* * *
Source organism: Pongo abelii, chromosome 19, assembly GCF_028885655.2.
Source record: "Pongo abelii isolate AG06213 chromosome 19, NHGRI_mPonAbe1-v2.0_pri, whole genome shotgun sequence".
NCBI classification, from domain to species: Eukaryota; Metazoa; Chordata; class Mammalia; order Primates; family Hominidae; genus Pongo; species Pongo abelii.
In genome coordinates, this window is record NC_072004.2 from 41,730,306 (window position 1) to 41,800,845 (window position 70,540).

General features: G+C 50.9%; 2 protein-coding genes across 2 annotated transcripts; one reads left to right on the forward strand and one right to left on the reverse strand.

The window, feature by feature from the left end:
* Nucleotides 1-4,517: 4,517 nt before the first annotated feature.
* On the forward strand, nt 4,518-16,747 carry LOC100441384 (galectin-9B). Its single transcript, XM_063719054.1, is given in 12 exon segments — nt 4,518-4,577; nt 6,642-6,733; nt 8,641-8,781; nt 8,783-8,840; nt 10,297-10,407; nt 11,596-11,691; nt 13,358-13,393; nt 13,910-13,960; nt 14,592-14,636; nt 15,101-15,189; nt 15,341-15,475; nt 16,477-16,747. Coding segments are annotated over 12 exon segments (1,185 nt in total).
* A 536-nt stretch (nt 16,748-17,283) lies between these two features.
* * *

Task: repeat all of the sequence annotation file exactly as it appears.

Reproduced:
Source organism: Pongo abelii, chromosome 19, assembly GCF_028885655.2.
Source record: "Pongo abelii isolate AG06213 chromosome 19, NHGRI_mPonAbe1-v2.0_pri, whole genome shotgun sequence".
NCBI classification, from domain to species: Eukaryota; Metazoa; Chordata; class Mammalia; order Primates; family Hominidae; genus Pongo; species Pongo abelii.
In genome coordinates, this window is record NC_072004.2 from 41,730,306 (window position 1) to 41,800,845 (window position 70,540).

General features: G+C 50.9%; 2 protein-coding genes across 2 annotated transcripts; one reads left to right on the forward strand and one right to left on the reverse strand.

The window, feature by feature from the left end:
* Nucleotides 1-4,517: 4,517 nt before the first annotated feature.
* On the forward strand, nt 4,518-16,747 carry LOC100441384 (galectin-9B). Its single transcript, XM_063719054.1, is given in 12 exon segments — nt 4,518-4,577; nt 6,642-6,733; nt 8,641-8,781; nt 8,783-8,840; nt 10,297-10,407; nt 11,596-11,691; nt 13,358-13,393; nt 13,910-13,960; nt 14,592-14,636; nt 15,101-15,189; nt 15,341-15,475; nt 16,477-16,747. Coding segments are annotated over 12 exon segments (1,185 nt in total).
* A 536-nt stretch (nt 16,748-17,283) lies between these two features.